Scenario Planning: Warren Buffett, Gottfried von Leibniz, Blaise Pascal, and Peter Bernstein
I recently came across a 2004 Money Magazine interview with the late Peter Bernstein, an investment manager and economic historian and author of Against the Gods: The Remarkable Story of Risk, among other books. Bernstein, who died in 2009, may not be as familiar a name as Berkshire Hathaway’s Warren Buffet, but the interviewer’s description of him as a “Yoda” of Wall Street makes him seem a lot like the Sage of Omaha.
What particularly piqued my interest was the headline –
“…Peter Bernstein may know more about investing than anyone else alive. And the most important thing he knows is this: He has no idea what the future will bring.”
Now in our line of work, if that doesn’t tickle your fancy, nothing will, as scenario planning is based on the premise that the future is unknown, and the usefulness of scenario planning is in decision making under uncertainty, particularly when the stakes are high.
And as I read through the interview, I couldn’t help seeing strong parallels between Bernstein’s perspective on investing, and FSG’s on strategy. Here are the key points of convergence:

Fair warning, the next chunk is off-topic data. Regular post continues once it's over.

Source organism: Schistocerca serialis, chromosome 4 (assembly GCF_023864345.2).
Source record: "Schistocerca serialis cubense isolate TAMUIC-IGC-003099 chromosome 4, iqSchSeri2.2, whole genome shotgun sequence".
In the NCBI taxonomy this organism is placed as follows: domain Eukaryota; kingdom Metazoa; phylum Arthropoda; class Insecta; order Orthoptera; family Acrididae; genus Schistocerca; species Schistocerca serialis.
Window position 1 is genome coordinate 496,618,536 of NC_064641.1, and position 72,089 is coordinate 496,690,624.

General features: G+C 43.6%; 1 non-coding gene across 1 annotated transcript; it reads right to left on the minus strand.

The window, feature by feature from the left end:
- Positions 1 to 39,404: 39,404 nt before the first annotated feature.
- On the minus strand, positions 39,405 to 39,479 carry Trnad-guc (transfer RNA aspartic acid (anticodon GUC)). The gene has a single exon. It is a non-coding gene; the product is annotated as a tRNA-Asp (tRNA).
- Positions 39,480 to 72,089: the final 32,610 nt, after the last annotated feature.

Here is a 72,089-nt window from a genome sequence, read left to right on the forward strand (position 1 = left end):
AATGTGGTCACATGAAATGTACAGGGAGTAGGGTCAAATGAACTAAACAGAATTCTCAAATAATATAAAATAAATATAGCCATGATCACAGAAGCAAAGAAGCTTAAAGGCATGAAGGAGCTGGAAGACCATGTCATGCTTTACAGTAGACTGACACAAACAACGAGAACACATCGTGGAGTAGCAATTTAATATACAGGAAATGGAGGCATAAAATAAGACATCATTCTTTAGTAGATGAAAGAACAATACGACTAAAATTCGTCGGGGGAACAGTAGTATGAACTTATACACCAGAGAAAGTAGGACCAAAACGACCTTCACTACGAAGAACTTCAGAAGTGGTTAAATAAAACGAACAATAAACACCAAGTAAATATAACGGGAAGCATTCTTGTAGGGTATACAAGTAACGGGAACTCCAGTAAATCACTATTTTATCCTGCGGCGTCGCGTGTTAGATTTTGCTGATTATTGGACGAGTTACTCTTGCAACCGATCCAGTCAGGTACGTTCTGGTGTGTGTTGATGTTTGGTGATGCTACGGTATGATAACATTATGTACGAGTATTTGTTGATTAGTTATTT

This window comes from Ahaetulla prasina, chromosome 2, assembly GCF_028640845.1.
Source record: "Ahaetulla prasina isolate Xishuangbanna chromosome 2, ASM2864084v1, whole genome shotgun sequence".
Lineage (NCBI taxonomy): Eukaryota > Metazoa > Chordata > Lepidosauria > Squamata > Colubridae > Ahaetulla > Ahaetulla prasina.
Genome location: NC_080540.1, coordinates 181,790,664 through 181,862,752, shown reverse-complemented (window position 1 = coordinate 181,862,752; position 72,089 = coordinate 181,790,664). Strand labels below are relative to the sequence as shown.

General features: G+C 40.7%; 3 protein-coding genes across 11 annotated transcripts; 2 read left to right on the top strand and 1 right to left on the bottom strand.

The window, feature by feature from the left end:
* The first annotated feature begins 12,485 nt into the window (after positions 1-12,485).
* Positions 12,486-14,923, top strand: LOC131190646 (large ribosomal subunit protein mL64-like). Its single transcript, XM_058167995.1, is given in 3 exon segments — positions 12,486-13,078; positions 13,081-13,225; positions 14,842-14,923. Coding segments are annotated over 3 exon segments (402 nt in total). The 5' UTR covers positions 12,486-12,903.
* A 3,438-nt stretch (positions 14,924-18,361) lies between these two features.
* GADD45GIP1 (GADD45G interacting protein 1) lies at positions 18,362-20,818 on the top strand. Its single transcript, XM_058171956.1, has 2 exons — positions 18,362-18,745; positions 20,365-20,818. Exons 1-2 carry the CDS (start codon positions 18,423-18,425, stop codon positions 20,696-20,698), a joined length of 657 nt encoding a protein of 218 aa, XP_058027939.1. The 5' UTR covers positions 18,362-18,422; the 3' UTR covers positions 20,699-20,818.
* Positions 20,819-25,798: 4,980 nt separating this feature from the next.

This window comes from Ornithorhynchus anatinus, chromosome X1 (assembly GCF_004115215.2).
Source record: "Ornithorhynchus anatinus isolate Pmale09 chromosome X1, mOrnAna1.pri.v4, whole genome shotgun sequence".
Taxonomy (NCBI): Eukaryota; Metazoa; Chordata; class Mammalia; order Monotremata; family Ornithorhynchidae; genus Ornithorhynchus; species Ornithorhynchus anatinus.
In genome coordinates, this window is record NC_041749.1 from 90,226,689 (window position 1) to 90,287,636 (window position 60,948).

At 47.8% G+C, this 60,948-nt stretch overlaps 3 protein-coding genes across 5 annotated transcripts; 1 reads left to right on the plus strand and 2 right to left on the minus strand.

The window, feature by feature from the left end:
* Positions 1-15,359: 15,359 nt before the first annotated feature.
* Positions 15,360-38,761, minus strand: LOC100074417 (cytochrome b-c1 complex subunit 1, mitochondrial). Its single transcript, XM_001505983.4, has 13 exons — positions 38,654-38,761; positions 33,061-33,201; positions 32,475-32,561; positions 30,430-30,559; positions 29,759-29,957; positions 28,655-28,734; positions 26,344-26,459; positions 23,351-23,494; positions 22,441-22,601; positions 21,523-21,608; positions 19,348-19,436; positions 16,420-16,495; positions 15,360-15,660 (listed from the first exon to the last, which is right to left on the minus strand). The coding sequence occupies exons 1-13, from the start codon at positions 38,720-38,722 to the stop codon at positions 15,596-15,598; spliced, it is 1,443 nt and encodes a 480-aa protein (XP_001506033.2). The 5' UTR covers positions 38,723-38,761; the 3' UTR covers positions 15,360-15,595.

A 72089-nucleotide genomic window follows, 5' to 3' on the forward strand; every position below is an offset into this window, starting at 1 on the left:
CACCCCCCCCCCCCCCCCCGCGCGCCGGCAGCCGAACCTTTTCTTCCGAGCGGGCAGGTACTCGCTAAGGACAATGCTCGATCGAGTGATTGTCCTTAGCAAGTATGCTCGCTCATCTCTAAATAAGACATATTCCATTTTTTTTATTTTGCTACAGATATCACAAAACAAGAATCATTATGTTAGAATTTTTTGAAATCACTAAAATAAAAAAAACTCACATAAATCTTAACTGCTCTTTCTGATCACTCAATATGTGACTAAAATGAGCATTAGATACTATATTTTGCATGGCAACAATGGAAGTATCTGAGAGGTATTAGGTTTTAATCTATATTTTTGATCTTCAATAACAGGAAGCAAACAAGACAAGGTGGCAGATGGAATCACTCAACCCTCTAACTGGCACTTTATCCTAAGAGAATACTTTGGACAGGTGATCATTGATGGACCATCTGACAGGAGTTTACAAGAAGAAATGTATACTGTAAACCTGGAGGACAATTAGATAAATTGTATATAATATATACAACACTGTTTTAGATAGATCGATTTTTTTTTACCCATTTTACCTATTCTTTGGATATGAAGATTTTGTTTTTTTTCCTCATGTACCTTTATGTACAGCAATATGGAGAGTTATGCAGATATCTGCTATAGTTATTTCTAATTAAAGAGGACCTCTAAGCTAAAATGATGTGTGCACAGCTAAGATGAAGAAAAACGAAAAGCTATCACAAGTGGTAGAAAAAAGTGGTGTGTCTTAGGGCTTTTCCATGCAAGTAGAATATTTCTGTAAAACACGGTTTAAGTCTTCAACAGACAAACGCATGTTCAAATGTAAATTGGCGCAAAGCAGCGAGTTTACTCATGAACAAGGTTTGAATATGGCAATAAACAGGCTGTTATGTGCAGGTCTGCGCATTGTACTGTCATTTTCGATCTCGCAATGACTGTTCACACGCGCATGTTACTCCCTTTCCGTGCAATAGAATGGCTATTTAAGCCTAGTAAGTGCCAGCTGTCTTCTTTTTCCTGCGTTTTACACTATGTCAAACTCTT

1. Extrapolation is the most common mistake–the refusal to believe that shock lies in wait (or that anything other than present conditions or current trends will apply).
2. Understanding that we do not know the future is the surest way to reduce the risk of overreaction to a surprise.
3. The riskiest moment is when we’re right. That’s when we are in the most trouble as we tend to overstay the good decisions.
4. Diversification is an explicit recognition of ignorance (for the same reason, scenario planning will always consider a broad range of plausible changes in an organization’s operating environment).
5. Nature works in patterns, but only for the most part (Leibniz). The unpredictable part tends to be where things matter the most–that’s where the action often is.
6. Consequences are more important than probability (Pascal). Strategy should always be stress tested for sensitivity to a range of operating environments. (In other words, “high impact” always trumps “low probability,” and “low impact” trumps “high probability.”)
7. There can be paradigm shifts, when our view of the future changes dramatically and suddenly.
8. Markets (and we would argue, most aspects of our culture) are shaped by memory banks–experience shapes memories, and memory shapes our view of the future. So if events are separated by more than say, 20 years, a whole generation will behave in a different way.
So print this list using a large font, pin it on the wall of your office and preferably, your boardroom, and get everyone to read it out loud next time you or your organization is weighing an important decision.
Then call FSG.